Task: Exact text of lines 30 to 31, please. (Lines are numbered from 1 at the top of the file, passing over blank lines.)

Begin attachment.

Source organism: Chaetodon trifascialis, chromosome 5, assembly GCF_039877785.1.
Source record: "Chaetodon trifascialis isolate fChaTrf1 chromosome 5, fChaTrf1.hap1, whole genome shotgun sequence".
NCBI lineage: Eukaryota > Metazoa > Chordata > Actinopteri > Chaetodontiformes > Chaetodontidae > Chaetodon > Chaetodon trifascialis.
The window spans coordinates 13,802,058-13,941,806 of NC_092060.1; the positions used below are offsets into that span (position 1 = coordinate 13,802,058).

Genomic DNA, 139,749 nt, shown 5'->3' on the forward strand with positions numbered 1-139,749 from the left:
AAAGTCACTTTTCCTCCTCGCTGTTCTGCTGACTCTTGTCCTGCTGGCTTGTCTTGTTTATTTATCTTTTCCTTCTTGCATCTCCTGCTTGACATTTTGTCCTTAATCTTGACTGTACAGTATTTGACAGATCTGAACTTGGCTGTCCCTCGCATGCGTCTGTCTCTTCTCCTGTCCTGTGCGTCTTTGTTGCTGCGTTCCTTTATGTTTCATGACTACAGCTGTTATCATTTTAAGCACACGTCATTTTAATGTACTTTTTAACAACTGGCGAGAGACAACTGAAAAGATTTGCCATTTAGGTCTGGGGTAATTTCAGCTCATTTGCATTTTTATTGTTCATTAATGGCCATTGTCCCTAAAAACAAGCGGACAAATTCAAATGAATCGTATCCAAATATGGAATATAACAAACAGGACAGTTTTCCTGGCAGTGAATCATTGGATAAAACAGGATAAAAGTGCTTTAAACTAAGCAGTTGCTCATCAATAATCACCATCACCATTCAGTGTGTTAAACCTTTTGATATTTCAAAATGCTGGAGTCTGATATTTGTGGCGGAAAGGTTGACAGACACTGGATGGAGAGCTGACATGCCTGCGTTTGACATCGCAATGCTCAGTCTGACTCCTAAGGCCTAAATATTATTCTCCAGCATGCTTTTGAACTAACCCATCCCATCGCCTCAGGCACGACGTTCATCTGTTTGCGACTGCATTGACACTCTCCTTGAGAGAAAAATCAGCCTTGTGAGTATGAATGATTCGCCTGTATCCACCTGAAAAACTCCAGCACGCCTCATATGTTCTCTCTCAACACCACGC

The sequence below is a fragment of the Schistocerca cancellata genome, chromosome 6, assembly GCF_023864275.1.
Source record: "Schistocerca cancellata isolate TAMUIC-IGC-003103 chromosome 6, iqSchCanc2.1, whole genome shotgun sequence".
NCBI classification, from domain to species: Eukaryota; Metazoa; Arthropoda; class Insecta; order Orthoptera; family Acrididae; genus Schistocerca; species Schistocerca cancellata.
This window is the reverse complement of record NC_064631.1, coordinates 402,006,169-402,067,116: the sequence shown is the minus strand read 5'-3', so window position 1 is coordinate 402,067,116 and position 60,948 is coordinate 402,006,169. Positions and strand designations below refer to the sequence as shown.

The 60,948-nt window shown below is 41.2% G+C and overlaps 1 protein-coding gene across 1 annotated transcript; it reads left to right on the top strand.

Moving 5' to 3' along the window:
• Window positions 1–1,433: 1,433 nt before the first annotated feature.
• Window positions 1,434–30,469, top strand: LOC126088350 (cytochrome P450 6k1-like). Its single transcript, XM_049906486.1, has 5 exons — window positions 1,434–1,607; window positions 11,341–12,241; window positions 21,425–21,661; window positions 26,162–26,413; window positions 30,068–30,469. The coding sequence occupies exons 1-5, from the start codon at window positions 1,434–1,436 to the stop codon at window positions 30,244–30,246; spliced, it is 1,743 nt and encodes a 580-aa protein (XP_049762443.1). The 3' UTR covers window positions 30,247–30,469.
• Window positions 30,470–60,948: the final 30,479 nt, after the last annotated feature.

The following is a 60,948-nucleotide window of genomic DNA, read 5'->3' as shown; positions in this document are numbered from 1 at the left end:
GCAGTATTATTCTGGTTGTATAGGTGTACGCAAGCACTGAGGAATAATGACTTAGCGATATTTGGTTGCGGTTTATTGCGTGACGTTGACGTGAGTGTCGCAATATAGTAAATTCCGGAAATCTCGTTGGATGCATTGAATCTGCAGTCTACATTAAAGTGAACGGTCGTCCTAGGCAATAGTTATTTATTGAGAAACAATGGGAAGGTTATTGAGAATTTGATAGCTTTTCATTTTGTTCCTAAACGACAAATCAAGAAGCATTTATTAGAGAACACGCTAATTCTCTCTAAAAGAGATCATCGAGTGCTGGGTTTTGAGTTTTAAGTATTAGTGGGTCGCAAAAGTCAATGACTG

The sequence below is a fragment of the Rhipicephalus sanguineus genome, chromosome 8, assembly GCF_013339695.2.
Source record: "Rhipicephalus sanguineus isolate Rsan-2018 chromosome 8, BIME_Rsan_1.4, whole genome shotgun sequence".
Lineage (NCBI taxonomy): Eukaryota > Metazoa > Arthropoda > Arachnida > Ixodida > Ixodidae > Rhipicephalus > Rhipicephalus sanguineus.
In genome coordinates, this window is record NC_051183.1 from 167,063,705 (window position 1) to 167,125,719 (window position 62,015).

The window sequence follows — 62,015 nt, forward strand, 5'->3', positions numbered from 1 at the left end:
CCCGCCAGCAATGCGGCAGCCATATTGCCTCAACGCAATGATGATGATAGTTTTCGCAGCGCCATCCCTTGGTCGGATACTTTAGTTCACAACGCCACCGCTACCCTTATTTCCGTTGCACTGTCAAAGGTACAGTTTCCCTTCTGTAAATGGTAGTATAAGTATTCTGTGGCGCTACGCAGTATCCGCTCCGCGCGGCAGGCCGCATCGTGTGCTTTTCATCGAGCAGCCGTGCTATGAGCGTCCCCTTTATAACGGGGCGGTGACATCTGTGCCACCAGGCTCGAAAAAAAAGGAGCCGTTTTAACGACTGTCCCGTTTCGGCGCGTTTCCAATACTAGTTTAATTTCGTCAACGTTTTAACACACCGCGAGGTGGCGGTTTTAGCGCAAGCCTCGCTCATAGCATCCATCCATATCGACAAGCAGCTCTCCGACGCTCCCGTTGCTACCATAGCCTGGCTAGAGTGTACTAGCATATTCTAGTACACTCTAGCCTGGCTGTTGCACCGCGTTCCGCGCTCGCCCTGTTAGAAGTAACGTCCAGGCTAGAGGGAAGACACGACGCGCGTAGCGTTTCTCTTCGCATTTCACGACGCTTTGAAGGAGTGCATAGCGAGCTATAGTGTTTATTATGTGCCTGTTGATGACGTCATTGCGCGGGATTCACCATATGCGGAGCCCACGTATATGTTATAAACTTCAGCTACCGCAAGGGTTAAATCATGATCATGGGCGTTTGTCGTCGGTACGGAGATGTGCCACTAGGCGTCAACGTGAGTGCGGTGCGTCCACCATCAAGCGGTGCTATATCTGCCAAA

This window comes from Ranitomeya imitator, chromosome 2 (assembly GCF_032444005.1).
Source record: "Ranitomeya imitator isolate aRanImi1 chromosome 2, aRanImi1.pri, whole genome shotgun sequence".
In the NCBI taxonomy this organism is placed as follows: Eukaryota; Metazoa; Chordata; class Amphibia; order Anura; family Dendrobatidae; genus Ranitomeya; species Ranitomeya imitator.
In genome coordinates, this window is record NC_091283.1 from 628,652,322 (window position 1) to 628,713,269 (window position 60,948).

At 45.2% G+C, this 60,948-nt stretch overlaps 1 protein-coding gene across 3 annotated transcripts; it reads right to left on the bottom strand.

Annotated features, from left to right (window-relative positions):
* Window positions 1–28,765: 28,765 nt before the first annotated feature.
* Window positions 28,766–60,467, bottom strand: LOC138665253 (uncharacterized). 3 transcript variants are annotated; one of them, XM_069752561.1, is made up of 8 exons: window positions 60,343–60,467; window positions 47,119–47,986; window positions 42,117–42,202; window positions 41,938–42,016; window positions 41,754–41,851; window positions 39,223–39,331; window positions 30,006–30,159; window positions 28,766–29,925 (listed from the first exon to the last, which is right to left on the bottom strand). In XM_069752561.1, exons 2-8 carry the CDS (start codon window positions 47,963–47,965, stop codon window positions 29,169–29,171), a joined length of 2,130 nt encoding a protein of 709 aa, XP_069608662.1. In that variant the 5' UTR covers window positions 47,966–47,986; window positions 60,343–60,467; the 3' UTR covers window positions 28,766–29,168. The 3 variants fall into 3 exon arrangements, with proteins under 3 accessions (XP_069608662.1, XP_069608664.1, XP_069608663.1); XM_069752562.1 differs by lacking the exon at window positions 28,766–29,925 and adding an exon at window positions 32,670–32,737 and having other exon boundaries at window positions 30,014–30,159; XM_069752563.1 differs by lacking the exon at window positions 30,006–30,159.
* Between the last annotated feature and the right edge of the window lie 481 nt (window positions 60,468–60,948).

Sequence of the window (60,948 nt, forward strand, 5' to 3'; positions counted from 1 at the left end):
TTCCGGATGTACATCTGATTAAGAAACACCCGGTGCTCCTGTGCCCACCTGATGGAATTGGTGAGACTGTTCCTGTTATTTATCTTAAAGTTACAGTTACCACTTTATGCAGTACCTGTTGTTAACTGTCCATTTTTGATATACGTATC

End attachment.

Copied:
* Window positions 1–28,765: 28,765 nt before the first annotated feature.
* Window positions 28,766–60,467, bottom strand: LOC138665253 (uncharacterized). 3 transcript variants are annotated; one of them, XM_069752561.1, is made up of 8 exons: window positions 60,343–60,467; window positions 47,119–47,986; window positions 42,117–42,202; window positions 41,938–42,016; window positions 41,754–41,851; window positions 39,223–39,331; window positions 30,006–30,159; window positions 28,766–29,925 (listed from the first exon to the last, which is right to left on the bottom strand). In XM_069752561.1, exons 2-8 carry the CDS (start codon window positions 47,963–47,965, stop codon window positions 29,169–29,171), a joined length of 2,130 nt encoding a protein of 709 aa, XP_069608662.1. In that variant the 5' UTR covers window positions 47,966–47,986; window positions 60,343–60,467; the 3' UTR covers window positions 28,766–29,168. The 3 variants fall into 3 exon arrangements, with proteins under 3 accessions (XP_069608662.1, XP_069608664.1, XP_069608663.1); XM_069752562.1 differs by lacking the exon at window positions 28,766–29,925 and adding an exon at window positions 32,670–32,737 and having other exon boundaries at window positions 30,014–30,159; XM_069752563.1 differs by lacking the exon at window positions 30,006–30,159.